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Girls and Autism: Tips and Activities to Support Your Learners

group of girls and boys at school

What is autism? You may or may not have taught individuals in your English language teaching classrooms with autism. Autism Spectrum Disorder (ASD) is linked to brain development and can affect the way learners socialise, communicate, and behave.

Did you know? Many girls go undiagnosed with autism or are diagnosed later in life because they present differently to boys. By this, I mean they behave in a different way that may cover up the signs. For boys, their autism is often externally expressed, whereas girls tend to conceal or internalise what is worrying them.

 

Masking or camouflaging: what do they mean?

When a girl ‘masks’ or ‘camouflages’ she essentially modifies her behaviour. This might be in an attempt to fit in with her peers, for example copying the behaviour or voice of a classmate, in order to be similar to the group. It may also be her way of hiding her autism or the anxiety she is feeling in order to appear calm on the surface. This means girls can spend a lot of time covering up their emotions, which must be extremely exhausting (and as teachers we certainly know how this feels!)

In fact, girls with autism are often very good at making eye contact and holding conversations, which you don’t typically expect with autism. And unlike boys, their special interest subjects tend to be similar to their ‘neurotypical’ peers, for example horses or boy bands, making it difficult at times to spot autistic traits.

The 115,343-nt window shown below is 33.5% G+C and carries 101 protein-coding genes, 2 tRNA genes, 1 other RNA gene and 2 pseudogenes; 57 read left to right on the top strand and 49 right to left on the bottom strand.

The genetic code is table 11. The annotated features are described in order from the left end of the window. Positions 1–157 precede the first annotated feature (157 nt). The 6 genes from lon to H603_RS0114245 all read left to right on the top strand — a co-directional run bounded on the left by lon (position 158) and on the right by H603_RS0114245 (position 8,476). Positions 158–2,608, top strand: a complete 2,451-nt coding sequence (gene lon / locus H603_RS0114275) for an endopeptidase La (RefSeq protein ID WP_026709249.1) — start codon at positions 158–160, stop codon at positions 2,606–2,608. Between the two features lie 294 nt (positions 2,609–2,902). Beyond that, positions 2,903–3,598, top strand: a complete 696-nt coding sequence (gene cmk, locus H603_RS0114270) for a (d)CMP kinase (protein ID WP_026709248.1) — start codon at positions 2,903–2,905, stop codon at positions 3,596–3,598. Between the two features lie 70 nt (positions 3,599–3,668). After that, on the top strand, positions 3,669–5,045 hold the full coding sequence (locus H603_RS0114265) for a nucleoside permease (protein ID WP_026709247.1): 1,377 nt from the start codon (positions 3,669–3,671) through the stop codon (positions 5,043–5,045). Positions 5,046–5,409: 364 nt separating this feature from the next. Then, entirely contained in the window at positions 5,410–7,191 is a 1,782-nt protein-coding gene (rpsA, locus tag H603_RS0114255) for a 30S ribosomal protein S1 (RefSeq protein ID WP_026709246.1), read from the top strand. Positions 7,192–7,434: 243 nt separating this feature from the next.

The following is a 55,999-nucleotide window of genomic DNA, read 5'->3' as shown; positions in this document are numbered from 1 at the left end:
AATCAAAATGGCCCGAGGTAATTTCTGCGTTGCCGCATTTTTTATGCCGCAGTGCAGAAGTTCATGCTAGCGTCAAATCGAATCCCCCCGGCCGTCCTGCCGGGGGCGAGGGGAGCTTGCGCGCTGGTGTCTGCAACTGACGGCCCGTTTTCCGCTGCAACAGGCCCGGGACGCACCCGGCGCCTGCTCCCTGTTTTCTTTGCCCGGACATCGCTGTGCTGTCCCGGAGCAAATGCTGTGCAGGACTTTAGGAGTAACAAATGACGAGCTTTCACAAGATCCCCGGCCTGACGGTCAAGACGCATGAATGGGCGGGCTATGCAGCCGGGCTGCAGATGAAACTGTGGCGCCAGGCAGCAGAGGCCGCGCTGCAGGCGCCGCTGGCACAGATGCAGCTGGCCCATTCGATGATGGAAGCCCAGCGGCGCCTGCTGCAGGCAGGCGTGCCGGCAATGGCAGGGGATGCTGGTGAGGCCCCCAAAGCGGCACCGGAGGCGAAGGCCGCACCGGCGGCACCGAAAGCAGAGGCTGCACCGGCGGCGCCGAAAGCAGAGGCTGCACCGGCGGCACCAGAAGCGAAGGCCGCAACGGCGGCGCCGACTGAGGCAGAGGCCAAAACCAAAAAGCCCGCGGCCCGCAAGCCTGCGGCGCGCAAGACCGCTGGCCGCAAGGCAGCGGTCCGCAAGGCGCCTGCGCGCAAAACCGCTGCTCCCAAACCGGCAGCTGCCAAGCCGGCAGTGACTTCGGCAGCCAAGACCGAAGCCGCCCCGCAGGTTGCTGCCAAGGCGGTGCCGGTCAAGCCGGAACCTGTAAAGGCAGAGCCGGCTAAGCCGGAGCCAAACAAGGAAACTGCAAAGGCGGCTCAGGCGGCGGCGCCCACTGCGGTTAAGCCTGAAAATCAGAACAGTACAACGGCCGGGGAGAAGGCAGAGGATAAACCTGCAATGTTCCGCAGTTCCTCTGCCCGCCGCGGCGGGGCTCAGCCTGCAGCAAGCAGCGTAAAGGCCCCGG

A few tips for including learners with autism: 

1) Listen

Every girl (and boy) with autism is different. They often say their brains are wired differently so they may learn in unconventional ways. It is important to remember that what works for one learner might not necessarily work for another.

2) Support

Statistically, learners with special educational needs are more likely to develop mental health issues. As we know, there are a multitude of pressures on young girls, so openly discussing mental health and managing anxiety is essential.

3) Strengthen

Girls with autism tend to struggle with self-worth and self-belief. Helping girls become aware of their sensory issues and emotions and how to regulate these helps them understand themselves and others.

4) Talk, talk, talk…

As teachers, we’re pretty good at this one! In order to overcome the lack of knowledge in this area, we need to discuss autism. We need to speak to colleagues and parents/carers, search for and share information, but most importantly we need to talk to our students and learn from them.

 

Practical activities (expanded from Into the Classroom: Special Educational Needs)

REMEMBER: Not every activity works for every student, it’s important to get to know your learners and understand what works best for them.

1) You’re the expert

Ask students to prepare a presentation on their special interest subject. Ask the rest of the class to ask questions. If learners don’t feel comfortable presenting to the class, why not get them to video and edit a short clip? Or run a Facebook Live, you could direct the conversation, but this may be less daunting for those who are anxious as they can join from elsewhere.

2) Name the feeling